Hey, Ref! Are you kidding me?
Here’s the scene:
It’s a tie score coming down to the wire. The game has been deadlocked since the first minute. Your child has been tearing it up all game. But wait, on a game leading drive, the official makes a decision that may affect the game’s outcome. All the parents and coaches go up in outrage. Players sprint up to the referee to plead their case and begin getting out of control. Ultimately, the ref ejects a player from the game and issues warnings to several others. When the game finally resumes, your child’s team seems less motivated and can’t seem to regain their edge. As time expires one phrase seems to be the anthem, a phrase that we hear too often — “The ref cost us the game.”
Does this sound familiar?
We’ve all been there. We’ve all seen parents and coaches berate officials. Blaming officials has become as much of a past time as the sport itself. But what does this teach our kids as they mature as athletes and as people? And what does this communicate to the officials?
Can you relate to any of these?
- Arguing constantly with the referee
- Mentioning the officials performance before talking about the players performance
- Blaming the result of a game on the officials
- Asking for every call to go your team’s way
- Not enjoying the game because of how the ref officiates
Here are some ideas to keep in mind:
1. Refs are one of us
We’re lucky, very few of us have dozens of people yelling at us for each decision we make while at work. Referees care deeply about the sport they officiate. Not only do they study and practice to get where they are, referees often go through more training than coaches do. Referees are one of us. They’re enthusiasts of the sports we care about. Try to be an advocate for the officials and be a voice of reason to other parents and players.
2. The future at stake
Many sports now face a serious crisis. There is a dangerously low rate of new referees/umpires/officials. Youth sports still attract a high volume of kids, but there are not enough officials to support the high volume of games. There aren’t many people that want to give up their weekend to be yelled at. Organized sports are at risk because games cannot happen without referees. We can help change this dynamic.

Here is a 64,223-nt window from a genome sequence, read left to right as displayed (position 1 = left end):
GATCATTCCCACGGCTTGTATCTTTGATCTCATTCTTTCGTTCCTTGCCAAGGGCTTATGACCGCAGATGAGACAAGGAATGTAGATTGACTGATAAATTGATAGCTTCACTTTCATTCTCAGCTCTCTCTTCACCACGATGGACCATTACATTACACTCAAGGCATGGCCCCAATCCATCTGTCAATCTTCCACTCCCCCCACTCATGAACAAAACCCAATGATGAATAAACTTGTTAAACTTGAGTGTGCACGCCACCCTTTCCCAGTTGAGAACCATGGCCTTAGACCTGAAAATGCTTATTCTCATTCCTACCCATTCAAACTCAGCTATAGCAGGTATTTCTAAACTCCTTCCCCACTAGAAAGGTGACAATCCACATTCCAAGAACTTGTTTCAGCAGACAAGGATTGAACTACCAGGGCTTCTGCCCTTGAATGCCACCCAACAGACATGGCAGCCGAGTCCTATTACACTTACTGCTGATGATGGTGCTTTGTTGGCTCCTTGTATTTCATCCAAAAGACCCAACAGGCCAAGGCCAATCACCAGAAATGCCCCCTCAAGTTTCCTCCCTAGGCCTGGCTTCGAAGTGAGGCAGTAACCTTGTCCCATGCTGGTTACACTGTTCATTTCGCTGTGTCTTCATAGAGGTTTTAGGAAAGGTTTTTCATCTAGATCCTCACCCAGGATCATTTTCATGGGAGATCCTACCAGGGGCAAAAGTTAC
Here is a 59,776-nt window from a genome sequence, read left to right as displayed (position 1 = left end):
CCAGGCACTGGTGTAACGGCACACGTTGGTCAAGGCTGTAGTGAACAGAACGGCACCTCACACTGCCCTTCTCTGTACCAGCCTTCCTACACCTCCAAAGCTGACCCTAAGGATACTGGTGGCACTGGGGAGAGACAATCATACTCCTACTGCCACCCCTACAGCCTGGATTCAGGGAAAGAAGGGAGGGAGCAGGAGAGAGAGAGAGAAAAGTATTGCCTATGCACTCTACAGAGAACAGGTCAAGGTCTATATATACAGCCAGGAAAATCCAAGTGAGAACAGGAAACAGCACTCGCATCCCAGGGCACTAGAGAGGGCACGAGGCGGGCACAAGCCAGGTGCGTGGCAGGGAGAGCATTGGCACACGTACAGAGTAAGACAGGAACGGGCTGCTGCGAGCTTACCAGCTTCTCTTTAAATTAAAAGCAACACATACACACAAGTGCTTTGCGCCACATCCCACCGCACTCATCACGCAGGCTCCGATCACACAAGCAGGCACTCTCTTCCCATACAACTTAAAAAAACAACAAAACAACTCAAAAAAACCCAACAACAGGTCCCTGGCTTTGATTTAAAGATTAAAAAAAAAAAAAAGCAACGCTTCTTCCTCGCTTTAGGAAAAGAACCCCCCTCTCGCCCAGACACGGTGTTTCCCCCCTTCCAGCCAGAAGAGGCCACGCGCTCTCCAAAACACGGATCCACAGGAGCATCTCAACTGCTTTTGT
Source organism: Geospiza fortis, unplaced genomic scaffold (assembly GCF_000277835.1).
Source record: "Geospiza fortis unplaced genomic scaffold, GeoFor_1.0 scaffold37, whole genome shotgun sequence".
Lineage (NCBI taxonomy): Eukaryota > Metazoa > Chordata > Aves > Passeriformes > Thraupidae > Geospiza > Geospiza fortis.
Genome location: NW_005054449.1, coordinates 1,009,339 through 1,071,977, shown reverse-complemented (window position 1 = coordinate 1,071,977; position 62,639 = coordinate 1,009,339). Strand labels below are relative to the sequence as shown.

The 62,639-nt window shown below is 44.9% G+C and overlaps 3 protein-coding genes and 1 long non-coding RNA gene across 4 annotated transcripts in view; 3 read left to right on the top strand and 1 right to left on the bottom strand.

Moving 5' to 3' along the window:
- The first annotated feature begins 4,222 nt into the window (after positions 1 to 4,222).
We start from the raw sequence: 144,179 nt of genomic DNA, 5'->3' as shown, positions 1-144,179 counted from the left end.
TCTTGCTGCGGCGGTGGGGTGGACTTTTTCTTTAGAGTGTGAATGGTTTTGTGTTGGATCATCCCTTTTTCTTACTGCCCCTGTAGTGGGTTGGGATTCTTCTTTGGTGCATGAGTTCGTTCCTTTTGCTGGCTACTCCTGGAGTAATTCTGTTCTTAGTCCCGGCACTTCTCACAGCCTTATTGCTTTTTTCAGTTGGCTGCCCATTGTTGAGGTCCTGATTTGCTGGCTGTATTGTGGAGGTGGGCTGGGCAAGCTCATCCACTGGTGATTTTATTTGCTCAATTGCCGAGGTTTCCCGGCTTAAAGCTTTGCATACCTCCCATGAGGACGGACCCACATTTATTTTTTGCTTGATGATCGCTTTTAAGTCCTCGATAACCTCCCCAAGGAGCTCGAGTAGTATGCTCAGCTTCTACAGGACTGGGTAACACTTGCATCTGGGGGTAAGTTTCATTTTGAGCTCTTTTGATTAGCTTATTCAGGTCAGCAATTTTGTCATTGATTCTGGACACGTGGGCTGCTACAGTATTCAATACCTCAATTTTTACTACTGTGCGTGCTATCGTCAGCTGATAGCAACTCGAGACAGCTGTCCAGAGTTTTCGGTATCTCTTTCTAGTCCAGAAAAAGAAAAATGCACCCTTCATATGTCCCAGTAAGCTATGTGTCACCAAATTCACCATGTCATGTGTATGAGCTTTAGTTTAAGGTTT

3. We can set an example
What if your child dropped a milk jug at the grocery store and responded by yelling at a grocery store clerk? This scenario sounds ridiculous because the store clerk probably had very little to do with the incident. However, it is the clerks job to clean up the mess and ensure you still have a good shopping experience. This analogy is similar to players yelling at referees. A player might dribble into a crowd of opponents, lose the ball, and then complain to the referee. The player has learned to blame officials for their own mistakes. Behavior is often learned from what is demonstrated to them. As a parent or coach, be aware of your impact on the players. Don’t teach them to blame others for things only they can control.
Coach at USL team, Pittsburgh Riverhounds, Dan Visser has a clear theory for his players. Visser’s theory expounds on the elements of a game you can and cannot control. He encourages his players to focus their mental and physical energy on areas they can control. The breakdown is shown in the image below.
Whether you’re playing, coaching, or spectating, channel your energy and competitive nature to be the best at your role. Spectators and fans should go to enjoy the experience. Players should play because they want to challenge themselves. Referees officiate games because they care about the sport. The challenge for all of us is to control the things that are in our sphere and let the rest take care of itself.